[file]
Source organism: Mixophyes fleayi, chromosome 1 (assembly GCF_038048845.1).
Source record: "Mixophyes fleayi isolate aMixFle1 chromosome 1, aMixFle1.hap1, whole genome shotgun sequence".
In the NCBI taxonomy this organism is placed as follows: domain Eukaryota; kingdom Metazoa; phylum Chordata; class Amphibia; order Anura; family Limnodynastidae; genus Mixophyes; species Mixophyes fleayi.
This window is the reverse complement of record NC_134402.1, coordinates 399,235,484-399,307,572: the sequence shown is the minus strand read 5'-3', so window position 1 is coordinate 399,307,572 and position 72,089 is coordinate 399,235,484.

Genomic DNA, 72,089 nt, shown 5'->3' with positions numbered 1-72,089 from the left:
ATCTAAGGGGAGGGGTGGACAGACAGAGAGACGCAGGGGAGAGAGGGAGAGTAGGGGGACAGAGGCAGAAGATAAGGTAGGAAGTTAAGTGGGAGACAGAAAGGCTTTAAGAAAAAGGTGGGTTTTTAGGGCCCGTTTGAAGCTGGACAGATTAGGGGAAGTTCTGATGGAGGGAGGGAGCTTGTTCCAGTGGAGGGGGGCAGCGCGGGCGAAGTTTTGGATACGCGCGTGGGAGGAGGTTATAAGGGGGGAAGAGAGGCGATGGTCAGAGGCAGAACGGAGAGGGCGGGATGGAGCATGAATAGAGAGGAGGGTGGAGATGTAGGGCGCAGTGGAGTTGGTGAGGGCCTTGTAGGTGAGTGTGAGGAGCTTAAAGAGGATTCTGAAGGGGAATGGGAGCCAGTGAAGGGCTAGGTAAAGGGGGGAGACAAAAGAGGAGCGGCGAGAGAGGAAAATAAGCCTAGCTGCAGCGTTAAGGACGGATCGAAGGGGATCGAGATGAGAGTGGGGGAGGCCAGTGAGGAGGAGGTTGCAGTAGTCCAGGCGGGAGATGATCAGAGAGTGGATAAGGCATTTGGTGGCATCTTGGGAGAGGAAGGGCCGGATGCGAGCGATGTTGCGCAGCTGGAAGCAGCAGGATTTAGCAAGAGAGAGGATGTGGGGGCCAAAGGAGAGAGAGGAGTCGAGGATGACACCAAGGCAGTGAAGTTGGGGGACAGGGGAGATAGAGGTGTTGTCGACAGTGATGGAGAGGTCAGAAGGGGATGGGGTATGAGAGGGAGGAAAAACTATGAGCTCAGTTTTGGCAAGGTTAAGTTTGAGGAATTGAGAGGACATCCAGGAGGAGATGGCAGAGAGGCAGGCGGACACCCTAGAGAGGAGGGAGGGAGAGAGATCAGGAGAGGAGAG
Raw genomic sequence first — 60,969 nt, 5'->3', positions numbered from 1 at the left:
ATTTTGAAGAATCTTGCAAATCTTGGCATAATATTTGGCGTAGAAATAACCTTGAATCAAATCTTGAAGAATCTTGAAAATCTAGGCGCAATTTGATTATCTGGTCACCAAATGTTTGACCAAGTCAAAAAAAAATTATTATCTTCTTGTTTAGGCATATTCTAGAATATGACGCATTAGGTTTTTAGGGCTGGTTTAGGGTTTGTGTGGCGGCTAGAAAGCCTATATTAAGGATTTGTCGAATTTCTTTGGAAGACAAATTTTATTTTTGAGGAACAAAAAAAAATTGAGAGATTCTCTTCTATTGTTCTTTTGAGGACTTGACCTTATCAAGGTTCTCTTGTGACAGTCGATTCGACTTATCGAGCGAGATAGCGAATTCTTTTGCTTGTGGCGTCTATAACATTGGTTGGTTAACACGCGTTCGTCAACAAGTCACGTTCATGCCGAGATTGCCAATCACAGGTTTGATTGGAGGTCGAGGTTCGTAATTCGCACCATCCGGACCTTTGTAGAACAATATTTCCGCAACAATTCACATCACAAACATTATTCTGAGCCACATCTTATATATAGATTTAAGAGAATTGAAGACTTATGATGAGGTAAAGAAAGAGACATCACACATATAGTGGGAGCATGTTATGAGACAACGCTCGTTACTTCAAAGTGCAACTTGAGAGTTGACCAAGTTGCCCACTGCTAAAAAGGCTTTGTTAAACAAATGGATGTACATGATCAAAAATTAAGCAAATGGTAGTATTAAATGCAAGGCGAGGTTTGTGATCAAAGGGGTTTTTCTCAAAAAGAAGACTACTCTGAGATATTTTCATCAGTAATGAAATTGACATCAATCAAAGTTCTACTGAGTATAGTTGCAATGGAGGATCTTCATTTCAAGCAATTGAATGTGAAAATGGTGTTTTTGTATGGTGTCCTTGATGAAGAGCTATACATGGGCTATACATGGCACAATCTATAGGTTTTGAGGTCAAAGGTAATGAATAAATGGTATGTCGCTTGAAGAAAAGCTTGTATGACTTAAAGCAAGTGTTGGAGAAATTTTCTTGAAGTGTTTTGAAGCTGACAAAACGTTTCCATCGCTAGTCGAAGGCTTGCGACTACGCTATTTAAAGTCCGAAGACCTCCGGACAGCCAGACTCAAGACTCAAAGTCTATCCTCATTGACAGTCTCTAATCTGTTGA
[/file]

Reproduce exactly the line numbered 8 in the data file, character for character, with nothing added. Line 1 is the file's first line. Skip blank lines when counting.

ATTTTGAAGAATCTTGCAAATCTTGGCATAATATTTGGCGTAGAAATAACCTTGAATCAAATCTTGAAGAATCTTGAAAATCTAGGCGCAATTTGATTATCTGGTCACCAAATGTTTGACCAAGTCAAAAAAAAATTATTATCTTCTTGTTTAGGCATATTCTAGAATATGACGCATTAGGTTTTTAGGGCTGGTTTAGGGTTTGTGTGGCGGCTAGAAAGCCTATATTAAGGATTTGTCGAATTTCTTTGGAAGACAAATTTTATTTTTGAGGAACAAAAAAAAATTGAGAGATTCTCTTCTATTGTTCTTTTGAGGACTTGACCTTATCAAGGTTCTCTTGTGACAGTCGATTCGACTTATCGAGCGAGATAGCGAATTCTTTTGCTTGTGGCGTCTATAACATTGGTTGGTTAACACGCGTTCGTCAACAAGTCACGTTCATGCCGAGATTGCCAATCACAGGTTTGATTGGAGGTCGAGGTTCGTAATTCGCACCATCCGGACCTTTGTAGAACAATATTTCCGCAACAATTCACATCACAAACATTATTCTGAGCCACATCTTATATATAGATTTAAGAGAATTGAAGACTTATGATGAGGTAAAGAAAGAGACATCACACATATAGTGGGAGCATGTTATGAGACAACGCTCGTTACTTCAAAGTGCAACTTGAGAGTTGACCAAGTTGCCCACTGCTAAAAAGGCTTTGTTAAACAAATGGATGTACATGATCAAAAATTAAGCAAATGGTAGTATTAAATGCAAGGCGAGGTTTGTGATCAAAGGGGTTTTTCTCAAAAAGAAGACTACTCTGAGATATTTTCATCAGTAATGAAATTGACATCAATCAAAGTTCTACTGAGTATAGTTGCAATGGAGGATCTTCATTTCAAGCAATTGAATGTGAAAATGGTGTTTTTGTATGGTGTCCTTGATGAAGAGCTATACATGGGCTATACATGGCACAATCTATAGGTTTTGAGGTCAAAGGTAATGAATAAATGGTATGTCGCTTGAAGAAAAGCTTGTATGACTTAAAGCAAGTGTTGGAGAAATTTTCTTGAAGTGTTTTGAAGCTGACAAAACGTTTCCATCGCTAGTCGAAGGCTTGCGACTACGCTATTTAAAGTCCGAAGACCTCCGGACAGCCAGACTCAAGACTCAAAGTCTATCCTCATTGACAGTCTCTAATCTGTTGA